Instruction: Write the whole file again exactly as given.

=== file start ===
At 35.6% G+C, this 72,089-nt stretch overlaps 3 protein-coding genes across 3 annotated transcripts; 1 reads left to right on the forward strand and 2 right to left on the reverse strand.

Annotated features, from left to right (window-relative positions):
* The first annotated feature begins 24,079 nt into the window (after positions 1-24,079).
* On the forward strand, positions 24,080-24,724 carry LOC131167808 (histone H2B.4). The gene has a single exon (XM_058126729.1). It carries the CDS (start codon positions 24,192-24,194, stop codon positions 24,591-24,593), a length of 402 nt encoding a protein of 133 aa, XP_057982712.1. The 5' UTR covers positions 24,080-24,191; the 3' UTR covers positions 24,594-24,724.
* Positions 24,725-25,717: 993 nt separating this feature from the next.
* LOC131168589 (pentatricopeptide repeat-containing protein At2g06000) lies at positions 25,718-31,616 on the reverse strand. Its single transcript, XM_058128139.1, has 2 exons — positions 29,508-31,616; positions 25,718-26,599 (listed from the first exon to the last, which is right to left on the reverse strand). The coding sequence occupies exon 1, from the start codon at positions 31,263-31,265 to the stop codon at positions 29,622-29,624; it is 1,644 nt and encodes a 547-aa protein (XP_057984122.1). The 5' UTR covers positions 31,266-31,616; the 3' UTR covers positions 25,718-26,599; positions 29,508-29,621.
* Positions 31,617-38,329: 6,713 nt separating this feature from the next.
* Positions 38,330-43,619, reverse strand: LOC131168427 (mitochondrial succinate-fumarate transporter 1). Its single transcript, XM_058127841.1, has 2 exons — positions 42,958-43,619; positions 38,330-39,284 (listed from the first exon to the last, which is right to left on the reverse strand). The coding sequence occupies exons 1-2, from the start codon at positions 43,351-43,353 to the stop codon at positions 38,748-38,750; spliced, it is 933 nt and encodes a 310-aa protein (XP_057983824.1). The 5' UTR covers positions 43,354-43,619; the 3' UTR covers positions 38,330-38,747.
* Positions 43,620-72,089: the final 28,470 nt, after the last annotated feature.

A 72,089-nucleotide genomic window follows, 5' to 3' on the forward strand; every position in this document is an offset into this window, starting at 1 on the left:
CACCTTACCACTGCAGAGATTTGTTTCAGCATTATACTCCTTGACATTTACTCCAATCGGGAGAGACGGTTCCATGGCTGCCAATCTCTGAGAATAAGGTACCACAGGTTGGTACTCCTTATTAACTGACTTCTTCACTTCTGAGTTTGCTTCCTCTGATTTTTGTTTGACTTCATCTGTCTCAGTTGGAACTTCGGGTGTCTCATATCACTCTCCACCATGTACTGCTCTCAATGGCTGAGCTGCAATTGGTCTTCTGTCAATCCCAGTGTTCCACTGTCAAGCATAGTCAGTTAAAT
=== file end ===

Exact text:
At 35.6% G+C, this 72,089-nt stretch overlaps 3 protein-coding genes across 3 annotated transcripts; 1 reads left to right on the forward strand and 2 right to left on the reverse strand.

Annotated features, from left to right (window-relative positions):
* The first annotated feature begins 24,079 nt into the window (after positions 1-24,079).
* On the forward strand, positions 24,080-24,724 carry LOC131167808 (histone H2B.4). The gene has a single exon (XM_058126729.1). It carries the CDS (start codon positions 24,192-24,194, stop codon positions 24,591-24,593), a length of 402 nt encoding a protein of 133 aa, XP_057982712.1. The 5' UTR covers positions 24,080-24,191; the 3' UTR covers positions 24,594-24,724.
* Positions 24,725-25,717: 993 nt separating this feature from the next.
* LOC131168589 (pentatricopeptide repeat-containing protein At2g06000) lies at positions 25,718-31,616 on the reverse strand. Its single transcript, XM_058128139.1, has 2 exons — positions 29,508-31,616; positions 25,718-26,599 (listed from the first exon to the last, which is right to left on the reverse strand). The coding sequence occupies exon 1, from the start codon at positions 31,263-31,265 to the stop codon at positions 29,622-29,624; it is 1,644 nt and encodes a 547-aa protein (XP_057984122.1). The 5' UTR covers positions 31,266-31,616; the 3' UTR covers positions 25,718-26,599; positions 29,508-29,621.
* Positions 31,617-38,329: 6,713 nt separating this feature from the next.
* Positions 38,330-43,619, reverse strand: LOC131168427 (mitochondrial succinate-fumarate transporter 1). Its single transcript, XM_058127841.1, has 2 exons — positions 42,958-43,619; positions 38,330-39,284 (listed from the first exon to the last, which is right to left on the reverse strand). The coding sequence occupies exons 1-2, from the start codon at positions 43,351-43,353 to the stop codon at positions 38,748-38,750; spliced, it is 933 nt and encodes a 310-aa protein (XP_057983824.1). The 5' UTR covers positions 43,354-43,619; the 3' UTR covers positions 38,330-38,747.
* Positions 43,620-72,089: the final 28,470 nt, after the last annotated feature.

A 72,089-nucleotide genomic window follows, 5' to 3' on the forward strand; every position in this document is an offset into this window, starting at 1 on the left:
CACCTTACCACTGCAGAGATTTGTTTCAGCATTATACTCCTTGACATTTACTCCAATCGGGAGAGACGGTTCCATGGCTGCCAATCTCTGAGAATAAGGTACCACAGGTTGGTACTCCTTATTAACTGACTTCTTCACTTCTGAGTTTGCTTCCTCTGATTTTTGTTTGACTTCATCTGTCTCAGTTGGAACTTCGGGTGTCTCATATCACTCTCCACCATGTACTGCTCTCAATGGCTGAGCTGCAATTGGTCTTCTGTCAATCCCAGTGTTCCACTGTCAAGCATAGTCAGTTAAAT